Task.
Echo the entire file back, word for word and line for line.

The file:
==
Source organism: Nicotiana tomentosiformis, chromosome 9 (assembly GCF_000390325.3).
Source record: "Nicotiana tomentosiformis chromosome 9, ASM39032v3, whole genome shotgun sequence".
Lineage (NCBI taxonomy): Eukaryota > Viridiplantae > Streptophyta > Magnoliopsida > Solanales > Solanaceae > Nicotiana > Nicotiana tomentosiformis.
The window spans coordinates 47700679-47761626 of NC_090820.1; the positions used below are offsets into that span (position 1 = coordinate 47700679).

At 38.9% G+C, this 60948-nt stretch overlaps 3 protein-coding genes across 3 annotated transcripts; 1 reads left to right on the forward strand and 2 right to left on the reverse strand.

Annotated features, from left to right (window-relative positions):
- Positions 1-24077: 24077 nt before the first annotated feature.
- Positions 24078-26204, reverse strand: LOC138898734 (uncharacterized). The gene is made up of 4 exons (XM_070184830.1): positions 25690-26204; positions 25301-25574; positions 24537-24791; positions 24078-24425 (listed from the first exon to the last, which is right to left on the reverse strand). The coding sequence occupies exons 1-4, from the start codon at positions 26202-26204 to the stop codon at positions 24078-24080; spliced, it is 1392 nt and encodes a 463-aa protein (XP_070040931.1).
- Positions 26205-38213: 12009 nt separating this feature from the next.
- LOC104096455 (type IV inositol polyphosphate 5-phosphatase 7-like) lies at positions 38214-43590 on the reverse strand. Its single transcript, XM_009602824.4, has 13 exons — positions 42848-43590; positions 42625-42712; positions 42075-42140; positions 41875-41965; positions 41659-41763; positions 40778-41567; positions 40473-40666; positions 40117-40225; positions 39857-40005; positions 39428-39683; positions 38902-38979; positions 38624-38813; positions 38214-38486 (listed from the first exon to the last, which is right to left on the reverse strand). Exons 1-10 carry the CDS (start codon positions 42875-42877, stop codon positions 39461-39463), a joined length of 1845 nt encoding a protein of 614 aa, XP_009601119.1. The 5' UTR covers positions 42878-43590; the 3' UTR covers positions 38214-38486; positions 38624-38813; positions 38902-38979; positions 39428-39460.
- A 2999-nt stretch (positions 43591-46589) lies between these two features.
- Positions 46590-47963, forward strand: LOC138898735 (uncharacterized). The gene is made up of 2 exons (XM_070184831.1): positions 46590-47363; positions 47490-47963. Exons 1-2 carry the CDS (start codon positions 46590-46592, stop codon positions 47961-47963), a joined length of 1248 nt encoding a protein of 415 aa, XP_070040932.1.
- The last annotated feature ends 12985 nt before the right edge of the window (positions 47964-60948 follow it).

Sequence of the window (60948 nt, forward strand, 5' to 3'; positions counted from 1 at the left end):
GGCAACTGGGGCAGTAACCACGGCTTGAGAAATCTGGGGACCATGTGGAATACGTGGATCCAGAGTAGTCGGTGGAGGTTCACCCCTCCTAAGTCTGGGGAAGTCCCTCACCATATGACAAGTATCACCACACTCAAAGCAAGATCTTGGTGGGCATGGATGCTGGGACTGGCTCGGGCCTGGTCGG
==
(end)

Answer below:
Source organism: Nicotiana tomentosiformis, chromosome 9 (assembly GCF_000390325.3).
Source record: "Nicotiana tomentosiformis chromosome 9, ASM39032v3, whole genome shotgun sequence".
Lineage (NCBI taxonomy): Eukaryota > Viridiplantae > Streptophyta > Magnoliopsida > Solanales > Solanaceae > Nicotiana > Nicotiana tomentosiformis.
The window spans coordinates 47700679-47761626 of NC_090820.1; the positions used below are offsets into that span (position 1 = coordinate 47700679).

At 38.9% G+C, this 60948-nt stretch overlaps 3 protein-coding genes across 3 annotated transcripts; 1 reads left to right on the forward strand and 2 right to left on the reverse strand.

Annotated features, from left to right (window-relative positions):
- Positions 1-24077: 24077 nt before the first annotated feature.
- Positions 24078-26204, reverse strand: LOC138898734 (uncharacterized). The gene is made up of 4 exons (XM_070184830.1): positions 25690-26204; positions 25301-25574; positions 24537-24791; positions 24078-24425 (listed from the first exon to the last, which is right to left on the reverse strand). The coding sequence occupies exons 1-4, from the start codon at positions 26202-26204 to the stop codon at positions 24078-24080; spliced, it is 1392 nt and encodes a 463-aa protein (XP_070040931.1).
- Positions 26205-38213: 12009 nt separating this feature from the next.
- LOC104096455 (type IV inositol polyphosphate 5-phosphatase 7-like) lies at positions 38214-43590 on the reverse strand. Its single transcript, XM_009602824.4, has 13 exons — positions 42848-43590; positions 42625-42712; positions 42075-42140; positions 41875-41965; positions 41659-41763; positions 40778-41567; positions 40473-40666; positions 40117-40225; positions 39857-40005; positions 39428-39683; positions 38902-38979; positions 38624-38813; positions 38214-38486 (listed from the first exon to the last, which is right to left on the reverse strand). Exons 1-10 carry the CDS (start codon positions 42875-42877, stop codon positions 39461-39463), a joined length of 1845 nt encoding a protein of 614 aa, XP_009601119.1. The 5' UTR covers positions 42878-43590; the 3' UTR covers positions 38214-38486; positions 38624-38813; positions 38902-38979; positions 39428-39460.
- A 2999-nt stretch (positions 43591-46589) lies between these two features.
- Positions 46590-47963, forward strand: LOC138898735 (uncharacterized). The gene is made up of 2 exons (XM_070184831.1): positions 46590-47363; positions 47490-47963. Exons 1-2 carry the CDS (start codon positions 46590-46592, stop codon positions 47961-47963), a joined length of 1248 nt encoding a protein of 415 aa, XP_070040932.1.
- The last annotated feature ends 12985 nt before the right edge of the window (positions 47964-60948 follow it).

Sequence of the window (60948 nt, forward strand, 5' to 3'; positions counted from 1 at the left end):
GGCAACTGGGGCAGTAACCACGGCTTGAGAAATCTGGGGACCATGTGGAATACGTGGATCCAGAGTAGTCGGTGGAGGTTCACCCCTCCTAAGTCTGGGGAAGTCCCTCACCATATGACAAGTATCACCACACTCAAAGCAAGATCTTGGTGGGCATGGATGCTGGGACTGGCTCGGGCCTGGTCGG